HICPAC Recommendations on Surveillance for MDROs

The Centers for Disease Control and Prevention’s new draft guidelines for patient isolation have been criticized for not being aggressive enough in identifying and eradicating patient reservoirs of multidrug-resistant organisms (MDROs). However, the guidelines include a section on enhanced surveillance and infection control measures for ICPs who want to ratchet up their efforts against MDROs. For the various recommendation rankings and references please consult the "intensified interventions" section starting on p. 87 of the draft.1 The recommendations include:

Surveillance

A. Calculate and analyze prevalence and incidence rates of targeted MDRO infection/colonization in at-risk populations; when possible, distinguish colonization from infection.

1. Use single isolates from each patient.

2. Increase frequency of compiling/monitoring antimicrobial susceptibility summary reports, as indicated by rate of increase in incidence of target MDROs.

B. Implement lab protocols for storing isolates of selected MDROs for molecular typing when needed to confirm transmission or to monitor for epidemiologic purposes in a health care setting.

C. Develop/implement protocols to obtain surveillance cultures for target MDROs from patients in at-risk populations (e.g., patients in ICU, burn, oncology units; transfers from long-term care facilities and hemodialysis centers), as defined within the local institution.

1. Obtain surveillance cultures from areas of skin breakdown and draining wounds. In addition, include the following sites according to target MDROs.

a. For methicillin-resistant staphylococcus aureus (MRSA): anterior nares; throat and perirectal or perineal may be added to increase the yield.

b. For vancomycin-resistant enterococci (VRE), multidrug-resistant gram-negative bacilli (MDR-GNB): stool, rectal, or perirectal.

2. Obtain surveillance cultures at the time of admission to a high-risk area (e.g., ICU); especially culture patients previously known to be infected or colonized with the target MDRO or patients arriving from units or facilities with high endemic rates of the target MDRO.

D. Conduct culture surveys to assess the efficacy of the enhanced MDRO control interventions.

1. Conduct unit-specific point-prevalence culture surveys of the target MDRO to determine if transmission has decreased or ceased.

2. Repeat point-prevalence culture surveys at routine intervals (e.g., weekly, biweekly, or monthly) and at time of patient discharge or transfer until transmission has ceased.

3. Ensure culture data provide colonization status of roommates and other patients with substantial exposure to patients with known MDRO infection/ colonization.

E. Obtain cultures of health care personnel for target MDROs only when there is epidemiologic evidence implicating the health care staff member as a source of ongoing transmission.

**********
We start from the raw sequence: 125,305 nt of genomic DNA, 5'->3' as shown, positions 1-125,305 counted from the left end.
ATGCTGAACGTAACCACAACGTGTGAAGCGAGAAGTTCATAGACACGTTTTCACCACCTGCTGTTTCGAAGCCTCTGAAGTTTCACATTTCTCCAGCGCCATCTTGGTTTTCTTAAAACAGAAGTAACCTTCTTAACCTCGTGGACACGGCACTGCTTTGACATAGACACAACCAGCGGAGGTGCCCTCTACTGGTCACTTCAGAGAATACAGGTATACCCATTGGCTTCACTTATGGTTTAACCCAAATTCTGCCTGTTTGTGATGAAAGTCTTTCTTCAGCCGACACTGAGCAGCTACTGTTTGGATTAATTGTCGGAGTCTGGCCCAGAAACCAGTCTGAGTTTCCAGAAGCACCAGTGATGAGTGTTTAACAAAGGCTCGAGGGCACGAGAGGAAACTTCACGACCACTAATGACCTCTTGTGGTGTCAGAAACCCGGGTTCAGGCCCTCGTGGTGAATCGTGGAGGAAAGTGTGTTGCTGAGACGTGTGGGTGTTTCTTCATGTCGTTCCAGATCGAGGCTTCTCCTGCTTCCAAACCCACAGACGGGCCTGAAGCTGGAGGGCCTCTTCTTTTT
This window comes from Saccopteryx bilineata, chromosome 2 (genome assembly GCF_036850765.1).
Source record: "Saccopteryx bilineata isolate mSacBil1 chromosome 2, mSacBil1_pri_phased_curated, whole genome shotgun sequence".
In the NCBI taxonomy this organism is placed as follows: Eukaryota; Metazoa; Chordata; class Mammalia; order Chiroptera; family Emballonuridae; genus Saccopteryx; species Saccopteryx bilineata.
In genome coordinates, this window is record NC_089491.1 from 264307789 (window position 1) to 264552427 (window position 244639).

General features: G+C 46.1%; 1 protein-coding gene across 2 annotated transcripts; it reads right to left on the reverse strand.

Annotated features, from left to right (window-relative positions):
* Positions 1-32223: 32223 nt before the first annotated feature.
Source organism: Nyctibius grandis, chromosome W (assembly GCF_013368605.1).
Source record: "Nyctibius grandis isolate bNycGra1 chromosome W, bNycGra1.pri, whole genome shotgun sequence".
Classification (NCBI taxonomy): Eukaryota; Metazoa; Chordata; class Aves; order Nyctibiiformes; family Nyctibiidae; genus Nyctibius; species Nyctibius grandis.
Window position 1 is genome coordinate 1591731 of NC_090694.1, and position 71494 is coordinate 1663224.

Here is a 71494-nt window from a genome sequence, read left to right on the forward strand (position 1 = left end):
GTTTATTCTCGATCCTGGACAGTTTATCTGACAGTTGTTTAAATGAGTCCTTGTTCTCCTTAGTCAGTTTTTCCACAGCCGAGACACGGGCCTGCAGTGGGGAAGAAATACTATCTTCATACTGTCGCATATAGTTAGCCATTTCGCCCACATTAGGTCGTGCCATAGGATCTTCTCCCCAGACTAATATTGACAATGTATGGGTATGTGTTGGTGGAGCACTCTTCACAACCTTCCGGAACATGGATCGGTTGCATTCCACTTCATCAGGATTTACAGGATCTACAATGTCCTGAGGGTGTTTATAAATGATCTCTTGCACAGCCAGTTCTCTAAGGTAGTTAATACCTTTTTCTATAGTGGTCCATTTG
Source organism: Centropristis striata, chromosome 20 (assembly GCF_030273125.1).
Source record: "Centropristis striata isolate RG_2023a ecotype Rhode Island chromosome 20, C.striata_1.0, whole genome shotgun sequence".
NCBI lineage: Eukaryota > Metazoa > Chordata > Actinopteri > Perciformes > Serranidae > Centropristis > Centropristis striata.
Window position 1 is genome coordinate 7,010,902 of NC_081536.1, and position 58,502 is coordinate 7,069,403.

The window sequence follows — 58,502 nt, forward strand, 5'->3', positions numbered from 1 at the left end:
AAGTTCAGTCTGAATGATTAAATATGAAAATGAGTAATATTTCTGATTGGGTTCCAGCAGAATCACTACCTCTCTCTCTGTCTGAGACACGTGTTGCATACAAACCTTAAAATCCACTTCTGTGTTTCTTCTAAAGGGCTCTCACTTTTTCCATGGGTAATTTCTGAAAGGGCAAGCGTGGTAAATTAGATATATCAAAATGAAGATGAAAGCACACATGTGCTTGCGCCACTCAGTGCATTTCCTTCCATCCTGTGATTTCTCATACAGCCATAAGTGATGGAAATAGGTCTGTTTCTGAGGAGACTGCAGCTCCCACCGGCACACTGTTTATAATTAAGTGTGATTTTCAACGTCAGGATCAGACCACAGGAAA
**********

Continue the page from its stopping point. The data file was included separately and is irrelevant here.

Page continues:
F. Implement systems to monitor changes in MDRO incidence and prevalence after reducing the intensity of MDRO control efforts.

Enhanced infection control precautions

A. Patient placement: Implement interim policies for patient admissions, placement, and staffing as needed to prevent transmission of problem MDRO.

1. Place MDRO patients in single-patient rooms when available.

2. Cohort patients with same MDRO in segregated areas (e.g., rooms, bays, patient care areas).

3. When transmission continues despite cohorting patients, assign dedicated nursing staff (and other staff if possible) to the care of MDRO patients only.

4. Close unit or facility to new admissions if transmission continues despite the implementation of the intensified infection control measures described.

B. Implement contact precautions routinely for all patients colonized or infected with target MDROs. Don gowns and gloves before or upon entry to the patient’s room or cubicle due to possible contamination of environmental surfaces and medical equipment, especially those in close proximity to the patient.

C. When active surveillance cultures are obtained as part of MDRO control program, implement contact precautions until the surveillance culture obtained on admission is reported negative for the target.

D. No recommendation for universal glove and/or gown use in high-risk units in acute care hospitals. (unresolved issue)

E. Masks are not recommended for routine use upon room entry by health care workers to prevent transmission of MDROs from patient to health care worker and resulting nasal colonization. Use masks to prevent transmission of MRSA, vancomycin-intermediate susceptible S. aureus, and vancomycin-resistant S. aureus when aerosol-generating procedures (e.g., wound irrigation, oral suctioning, intubation, nebulizer respiratory therapy treatments, bronchoscopy) are performed and in circumstances where there is evidence of transmission from aerosolization from heavily colonized sources (e.g., burn wounds).

Reference 

1. Centers for Disease Control and Prevention. Healthcare Practices Infection Control Advisory Committee (HICPAC). Draft Guideline for Isolation Precautions: Preventing Transmission of Infectious Agents in Healthcare Settings 2004. Atlanta: 2004. Web: www.cdc.gov/ncidod/hip/isoguide.htm.